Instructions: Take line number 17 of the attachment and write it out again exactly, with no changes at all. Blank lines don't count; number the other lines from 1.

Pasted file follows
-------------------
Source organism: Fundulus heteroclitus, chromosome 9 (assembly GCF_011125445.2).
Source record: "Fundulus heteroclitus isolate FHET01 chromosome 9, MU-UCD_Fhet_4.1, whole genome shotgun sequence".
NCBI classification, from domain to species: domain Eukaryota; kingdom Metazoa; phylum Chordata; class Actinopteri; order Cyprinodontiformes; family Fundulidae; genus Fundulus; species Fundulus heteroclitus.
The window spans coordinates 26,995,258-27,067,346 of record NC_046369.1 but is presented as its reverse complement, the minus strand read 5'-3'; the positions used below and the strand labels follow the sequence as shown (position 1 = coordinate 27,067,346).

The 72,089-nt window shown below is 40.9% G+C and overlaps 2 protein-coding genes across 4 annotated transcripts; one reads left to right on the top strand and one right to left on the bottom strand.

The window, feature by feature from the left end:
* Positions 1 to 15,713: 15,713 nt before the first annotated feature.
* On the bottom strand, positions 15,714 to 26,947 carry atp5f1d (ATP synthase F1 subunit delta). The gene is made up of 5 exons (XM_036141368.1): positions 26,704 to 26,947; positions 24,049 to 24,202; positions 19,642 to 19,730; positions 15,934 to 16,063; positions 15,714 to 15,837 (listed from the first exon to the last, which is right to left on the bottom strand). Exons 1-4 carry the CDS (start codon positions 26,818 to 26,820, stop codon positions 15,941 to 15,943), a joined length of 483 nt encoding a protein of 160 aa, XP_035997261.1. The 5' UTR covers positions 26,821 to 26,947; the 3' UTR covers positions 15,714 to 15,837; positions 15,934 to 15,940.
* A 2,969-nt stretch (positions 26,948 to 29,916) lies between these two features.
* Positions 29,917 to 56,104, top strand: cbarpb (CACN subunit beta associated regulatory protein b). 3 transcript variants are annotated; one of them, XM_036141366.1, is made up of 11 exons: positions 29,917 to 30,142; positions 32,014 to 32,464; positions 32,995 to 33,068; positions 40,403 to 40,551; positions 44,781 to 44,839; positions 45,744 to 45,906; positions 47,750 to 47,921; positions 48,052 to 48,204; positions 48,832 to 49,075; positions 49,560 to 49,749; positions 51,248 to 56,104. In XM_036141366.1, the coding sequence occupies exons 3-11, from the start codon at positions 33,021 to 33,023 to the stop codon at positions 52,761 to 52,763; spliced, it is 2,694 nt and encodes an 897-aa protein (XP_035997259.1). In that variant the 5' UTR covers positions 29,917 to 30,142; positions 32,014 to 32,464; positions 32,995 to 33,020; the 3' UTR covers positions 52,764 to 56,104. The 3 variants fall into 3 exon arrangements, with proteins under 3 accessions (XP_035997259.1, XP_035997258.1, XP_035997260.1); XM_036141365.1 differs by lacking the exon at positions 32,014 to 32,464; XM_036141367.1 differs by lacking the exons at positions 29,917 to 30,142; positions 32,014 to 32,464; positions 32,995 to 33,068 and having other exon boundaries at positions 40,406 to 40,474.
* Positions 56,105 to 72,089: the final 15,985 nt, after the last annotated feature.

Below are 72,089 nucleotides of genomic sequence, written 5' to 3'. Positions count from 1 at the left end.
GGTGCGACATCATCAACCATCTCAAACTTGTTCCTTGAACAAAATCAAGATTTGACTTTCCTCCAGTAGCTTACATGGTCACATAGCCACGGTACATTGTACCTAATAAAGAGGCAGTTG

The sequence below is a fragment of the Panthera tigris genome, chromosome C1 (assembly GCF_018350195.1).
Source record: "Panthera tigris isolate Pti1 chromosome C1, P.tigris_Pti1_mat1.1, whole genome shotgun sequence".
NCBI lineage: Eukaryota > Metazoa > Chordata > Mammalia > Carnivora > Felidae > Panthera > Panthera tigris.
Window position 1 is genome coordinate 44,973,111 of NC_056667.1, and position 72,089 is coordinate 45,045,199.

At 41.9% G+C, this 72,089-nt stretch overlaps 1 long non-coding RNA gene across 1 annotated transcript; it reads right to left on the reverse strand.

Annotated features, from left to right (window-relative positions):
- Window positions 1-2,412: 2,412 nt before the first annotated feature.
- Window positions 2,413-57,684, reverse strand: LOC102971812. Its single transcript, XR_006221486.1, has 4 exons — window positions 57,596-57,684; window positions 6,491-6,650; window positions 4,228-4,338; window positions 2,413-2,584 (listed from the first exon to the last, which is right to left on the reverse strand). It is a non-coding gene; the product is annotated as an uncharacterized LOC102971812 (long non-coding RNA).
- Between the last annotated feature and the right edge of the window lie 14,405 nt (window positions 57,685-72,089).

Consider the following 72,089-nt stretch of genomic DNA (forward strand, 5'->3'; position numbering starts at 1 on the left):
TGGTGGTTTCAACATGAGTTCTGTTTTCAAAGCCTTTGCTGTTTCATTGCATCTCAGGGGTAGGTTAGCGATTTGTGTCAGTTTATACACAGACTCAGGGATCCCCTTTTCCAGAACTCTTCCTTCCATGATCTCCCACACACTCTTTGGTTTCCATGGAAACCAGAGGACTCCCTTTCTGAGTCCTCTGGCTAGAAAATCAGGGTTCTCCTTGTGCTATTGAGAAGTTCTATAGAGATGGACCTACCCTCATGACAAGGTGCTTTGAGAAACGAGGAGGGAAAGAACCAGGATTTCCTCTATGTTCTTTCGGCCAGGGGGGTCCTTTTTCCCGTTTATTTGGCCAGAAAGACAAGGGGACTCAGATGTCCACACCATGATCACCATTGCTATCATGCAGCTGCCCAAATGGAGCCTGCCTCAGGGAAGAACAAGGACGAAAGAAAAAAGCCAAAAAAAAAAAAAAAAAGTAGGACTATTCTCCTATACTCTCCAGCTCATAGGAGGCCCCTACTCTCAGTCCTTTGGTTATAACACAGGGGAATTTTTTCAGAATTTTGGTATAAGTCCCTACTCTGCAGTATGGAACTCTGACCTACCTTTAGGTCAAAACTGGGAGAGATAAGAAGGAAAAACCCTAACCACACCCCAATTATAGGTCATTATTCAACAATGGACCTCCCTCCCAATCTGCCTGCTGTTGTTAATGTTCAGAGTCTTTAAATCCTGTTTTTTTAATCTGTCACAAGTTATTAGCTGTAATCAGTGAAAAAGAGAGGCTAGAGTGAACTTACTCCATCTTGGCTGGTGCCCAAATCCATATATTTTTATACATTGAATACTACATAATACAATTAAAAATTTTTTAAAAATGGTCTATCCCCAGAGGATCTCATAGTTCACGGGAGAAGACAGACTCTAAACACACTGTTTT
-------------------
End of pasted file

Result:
Window position 1 is genome coordinate 44,973,111 of NC_056667.1, and position 72,089 is coordinate 45,045,199.